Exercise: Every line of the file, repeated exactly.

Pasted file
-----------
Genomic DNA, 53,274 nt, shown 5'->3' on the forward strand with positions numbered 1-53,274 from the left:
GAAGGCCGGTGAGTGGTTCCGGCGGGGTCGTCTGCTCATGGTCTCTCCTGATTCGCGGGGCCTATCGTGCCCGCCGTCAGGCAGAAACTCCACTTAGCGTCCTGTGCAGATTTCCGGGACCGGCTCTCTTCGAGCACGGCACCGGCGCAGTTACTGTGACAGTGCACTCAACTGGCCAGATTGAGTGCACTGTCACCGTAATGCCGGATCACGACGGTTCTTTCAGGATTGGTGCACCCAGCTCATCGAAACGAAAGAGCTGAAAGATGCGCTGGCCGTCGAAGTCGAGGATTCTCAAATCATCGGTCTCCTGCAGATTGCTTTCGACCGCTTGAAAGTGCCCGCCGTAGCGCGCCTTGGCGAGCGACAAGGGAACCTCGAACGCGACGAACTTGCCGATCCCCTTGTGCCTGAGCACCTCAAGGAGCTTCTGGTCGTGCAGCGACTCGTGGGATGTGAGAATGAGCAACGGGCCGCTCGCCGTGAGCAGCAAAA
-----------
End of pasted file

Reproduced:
Genomic DNA, 53,274 nt, shown 5'->3' on the forward strand with positions numbered 1-53,274 from the left:
GAAGGCCGGTGAGTGGTTCCGGCGGGGTCGTCTGCTCATGGTCTCTCCTGATTCGCGGGGCCTATCGTGCCCGCCGTCAGGCAGAAACTCCACTTAGCGTCCTGTGCAGATTTCCGGGACCGGCTCTCTTCGAGCACGGCACCGGCGCAGTTACTGTGACAGTGCACTCAACTGGCCAGATTGAGTGCACTGTCACCGTAATGCCGGATCACGACGGTTCTTTCAGGATTGGTGCACCCAGCTCATCGAAACGAAAGAGCTGAAAGATGCGCTGGCCGTCGAAGTCGAGGATTCTCAAATCATCGGTCTCCTGCAGATTGCTTTCGACCGCTTGAAAGTGCCCGCCGTAGCGCGCCTTGGCGAGCGACAAGGGAACCTCGAACGCGACGAACTTGCCGATCCCCTTGTGCCTGAGCACCTCAAGGAGCTTCTGGTCGTGCAGCGACTCGTGGGATGTGAGAATGAGCAACGGGCCGCTCGCCGTGAGCAGCAAAA